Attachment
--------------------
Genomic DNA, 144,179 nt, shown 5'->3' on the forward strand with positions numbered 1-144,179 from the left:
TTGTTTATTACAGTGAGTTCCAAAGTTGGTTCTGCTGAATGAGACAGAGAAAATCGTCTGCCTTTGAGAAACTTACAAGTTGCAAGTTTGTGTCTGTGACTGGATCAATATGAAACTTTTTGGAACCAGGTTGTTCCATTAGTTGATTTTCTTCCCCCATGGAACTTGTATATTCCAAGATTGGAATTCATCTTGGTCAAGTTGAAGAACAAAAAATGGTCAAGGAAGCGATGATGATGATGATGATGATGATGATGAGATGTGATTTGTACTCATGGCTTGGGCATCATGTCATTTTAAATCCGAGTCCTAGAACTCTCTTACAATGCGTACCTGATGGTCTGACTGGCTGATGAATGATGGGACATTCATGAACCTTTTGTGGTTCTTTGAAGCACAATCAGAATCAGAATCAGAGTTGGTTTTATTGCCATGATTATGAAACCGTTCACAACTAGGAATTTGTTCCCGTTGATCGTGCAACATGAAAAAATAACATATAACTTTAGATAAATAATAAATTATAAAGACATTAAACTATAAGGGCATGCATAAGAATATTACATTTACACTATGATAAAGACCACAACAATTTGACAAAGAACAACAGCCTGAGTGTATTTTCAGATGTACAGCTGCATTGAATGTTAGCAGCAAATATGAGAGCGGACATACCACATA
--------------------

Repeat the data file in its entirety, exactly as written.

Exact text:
Genomic DNA, 144,179 nt, shown 5'->3' on the forward strand with positions numbered 1-144,179 from the left:
TTGTTTATTACAGTGAGTTCCAAAGTTGGTTCTGCTGAATGAGACAGAGAAAATCGTCTGCCTTTGAGAAACTTACAAGTTGCAAGTTTGTGTCTGTGACTGGATCAATATGAAACTTTTTGGAACCAGGTTGTTCCATTAGTTGATTTTCTTCCCCCATGGAACTTGTATATTCCAAGATTGGAATTCATCTTGGTCAAGTTGAAGAACAAAAAATGGTCAAGGAAGCGATGATGATGATGATGATGATGATGATGAGATGTGATTTGTACTCATGGCTTGGGCATCATGTCATTTTAAATCCGAGTCCTAGAACTCTCTTACAATGCGTACCTGATGGTCTGACTGGCTGATGAATGATGGGACATTCATGAACCTTTTGTGGTTCTTTGAAGCACAATCAGAATCAGAATCAGAGTTGGTTTTATTGCCATGATTATGAAACCGTTCACAACTAGGAATTTGTTCCCGTTGATCGTGCAACATGAAAAAATAACATATAACTTTAGATAAATAATAAATTATAAAGACATTAAACTATAAGGGCATGCATAAGAATATTACATTTACACTATGATAAAGACCACAACAATTTGACAAAGAACAACAGCCTGAGTGTATTTTCAGATGTACAGCTGCATTGAATGTTAGCAGCAAATATGAGAGCGGACATACCACATA